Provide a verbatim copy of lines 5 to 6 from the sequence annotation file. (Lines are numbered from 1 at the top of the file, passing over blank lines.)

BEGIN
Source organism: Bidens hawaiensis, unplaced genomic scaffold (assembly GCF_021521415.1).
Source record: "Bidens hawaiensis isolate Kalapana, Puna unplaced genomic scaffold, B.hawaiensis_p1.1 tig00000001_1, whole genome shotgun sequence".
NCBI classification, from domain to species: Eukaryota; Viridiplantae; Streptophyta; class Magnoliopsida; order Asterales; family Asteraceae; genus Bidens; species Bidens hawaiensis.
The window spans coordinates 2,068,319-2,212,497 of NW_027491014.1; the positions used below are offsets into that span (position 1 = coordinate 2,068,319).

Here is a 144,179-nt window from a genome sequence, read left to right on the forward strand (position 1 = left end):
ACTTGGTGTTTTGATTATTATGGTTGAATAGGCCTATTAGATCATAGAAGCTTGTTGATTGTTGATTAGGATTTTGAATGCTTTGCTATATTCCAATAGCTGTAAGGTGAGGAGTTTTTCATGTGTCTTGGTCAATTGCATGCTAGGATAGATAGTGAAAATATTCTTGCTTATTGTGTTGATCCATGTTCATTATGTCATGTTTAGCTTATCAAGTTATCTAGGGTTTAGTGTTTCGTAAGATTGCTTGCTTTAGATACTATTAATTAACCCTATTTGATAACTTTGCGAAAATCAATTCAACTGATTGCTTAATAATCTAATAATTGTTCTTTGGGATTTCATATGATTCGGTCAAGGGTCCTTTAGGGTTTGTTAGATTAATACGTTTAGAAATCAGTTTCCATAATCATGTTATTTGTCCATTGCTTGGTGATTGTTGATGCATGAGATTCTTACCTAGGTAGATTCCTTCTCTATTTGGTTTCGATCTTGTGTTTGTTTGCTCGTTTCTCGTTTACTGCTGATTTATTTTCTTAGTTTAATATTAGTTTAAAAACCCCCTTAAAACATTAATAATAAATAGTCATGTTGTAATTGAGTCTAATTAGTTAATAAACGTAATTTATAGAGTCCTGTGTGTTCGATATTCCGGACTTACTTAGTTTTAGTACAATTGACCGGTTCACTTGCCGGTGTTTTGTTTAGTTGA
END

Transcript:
Here is a 144,179-nt window from a genome sequence, read left to right on the forward strand (position 1 = left end):
ACTTGGTGTTTTGATTATTATGGTTGAATAGGCCTATTAGATCATAGAAGCTTGTTGATTGTTGATTAGGATTTTGAATGCTTTGCTATATTCCAATAGCTGTAAGGTGAGGAGTTTTTCATGTGTCTTGGTCAATTGCATGCTAGGATAGATAGTGAAAATATTCTTGCTTATTGTGTTGATCCATGTTCATTATGTCATGTTTAGCTTATCAAGTTATCTAGGGTTTAGTGTTTCGTAAGATTGCTTGCTTTAGATACTATTAATTAACCCTATTTGATAACTTTGCGAAAATCAATTCAACTGATTGCTTAATAATCTAATAATTGTTCTTTGGGATTTCATATGATTCGGTCAAGGGTCCTTTAGGGTTTGTTAGATTAATACGTTTAGAAATCAGTTTCCATAATCATGTTATTTGTCCATTGCTTGGTGATTGTTGATGCATGAGATTCTTACCTAGGTAGATTCCTTCTCTATTTGGTTTCGATCTTGTGTTTGTTTGCTCGTTTCTCGTTTACTGCTGATTTATTTTCTTAGTTTAATATTAGTTTAAAAACCCCCTTAAAACATTAATAATAAATAGTCATGTTGTAATTGAGTCTAATTAGTTAATAAACGTAATTTATAGAGTCCTGTGTGTTCGATATTCCGGACTTACTTAGTTTTAGTACAATTGACCGGTTCACTTGCCGGTGTTTTGTTTAGTTGA